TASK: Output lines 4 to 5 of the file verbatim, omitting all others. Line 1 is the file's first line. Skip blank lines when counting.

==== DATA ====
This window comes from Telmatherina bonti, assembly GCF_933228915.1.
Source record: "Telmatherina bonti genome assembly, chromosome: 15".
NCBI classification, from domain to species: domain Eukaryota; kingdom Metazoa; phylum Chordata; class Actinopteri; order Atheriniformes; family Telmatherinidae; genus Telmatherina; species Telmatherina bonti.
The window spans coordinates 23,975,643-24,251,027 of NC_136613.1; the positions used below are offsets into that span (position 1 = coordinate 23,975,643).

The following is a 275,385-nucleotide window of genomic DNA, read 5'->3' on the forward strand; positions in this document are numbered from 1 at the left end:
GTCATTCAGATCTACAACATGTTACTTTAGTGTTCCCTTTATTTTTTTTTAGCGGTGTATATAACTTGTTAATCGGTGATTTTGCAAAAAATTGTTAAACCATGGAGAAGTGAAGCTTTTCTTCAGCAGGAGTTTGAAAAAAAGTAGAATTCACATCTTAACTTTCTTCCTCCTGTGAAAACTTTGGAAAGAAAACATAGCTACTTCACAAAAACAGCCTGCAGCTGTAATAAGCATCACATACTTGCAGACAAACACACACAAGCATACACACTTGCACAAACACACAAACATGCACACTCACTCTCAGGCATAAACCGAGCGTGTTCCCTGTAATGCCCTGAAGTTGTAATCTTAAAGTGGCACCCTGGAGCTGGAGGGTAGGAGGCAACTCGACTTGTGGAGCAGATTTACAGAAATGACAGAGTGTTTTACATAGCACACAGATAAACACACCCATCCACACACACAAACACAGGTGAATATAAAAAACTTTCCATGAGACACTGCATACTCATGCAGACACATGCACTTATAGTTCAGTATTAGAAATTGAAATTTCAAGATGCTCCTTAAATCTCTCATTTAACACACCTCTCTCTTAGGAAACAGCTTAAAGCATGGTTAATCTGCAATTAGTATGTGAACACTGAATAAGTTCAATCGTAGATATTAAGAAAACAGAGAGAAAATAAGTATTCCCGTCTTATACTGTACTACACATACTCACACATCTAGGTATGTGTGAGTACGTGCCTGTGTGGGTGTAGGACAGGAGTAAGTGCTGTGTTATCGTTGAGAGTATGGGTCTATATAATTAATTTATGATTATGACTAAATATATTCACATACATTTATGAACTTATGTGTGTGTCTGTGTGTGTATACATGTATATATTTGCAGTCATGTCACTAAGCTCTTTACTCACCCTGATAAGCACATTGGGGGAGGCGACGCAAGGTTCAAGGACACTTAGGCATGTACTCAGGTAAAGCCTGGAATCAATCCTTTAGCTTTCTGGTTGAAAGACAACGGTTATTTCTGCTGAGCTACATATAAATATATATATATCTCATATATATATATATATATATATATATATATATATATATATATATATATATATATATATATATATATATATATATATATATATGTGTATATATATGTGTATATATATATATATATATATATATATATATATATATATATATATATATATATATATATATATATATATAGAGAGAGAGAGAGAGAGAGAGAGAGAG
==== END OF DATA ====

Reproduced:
The window spans coordinates 23,975,643-24,251,027 of NC_136613.1; the positions used below are offsets into that span (position 1 = coordinate 23,975,643).

The following is a 275,385-nucleotide window of genomic DNA, read 5'->3' on the forward strand; positions in this document are numbered from 1 at the left end: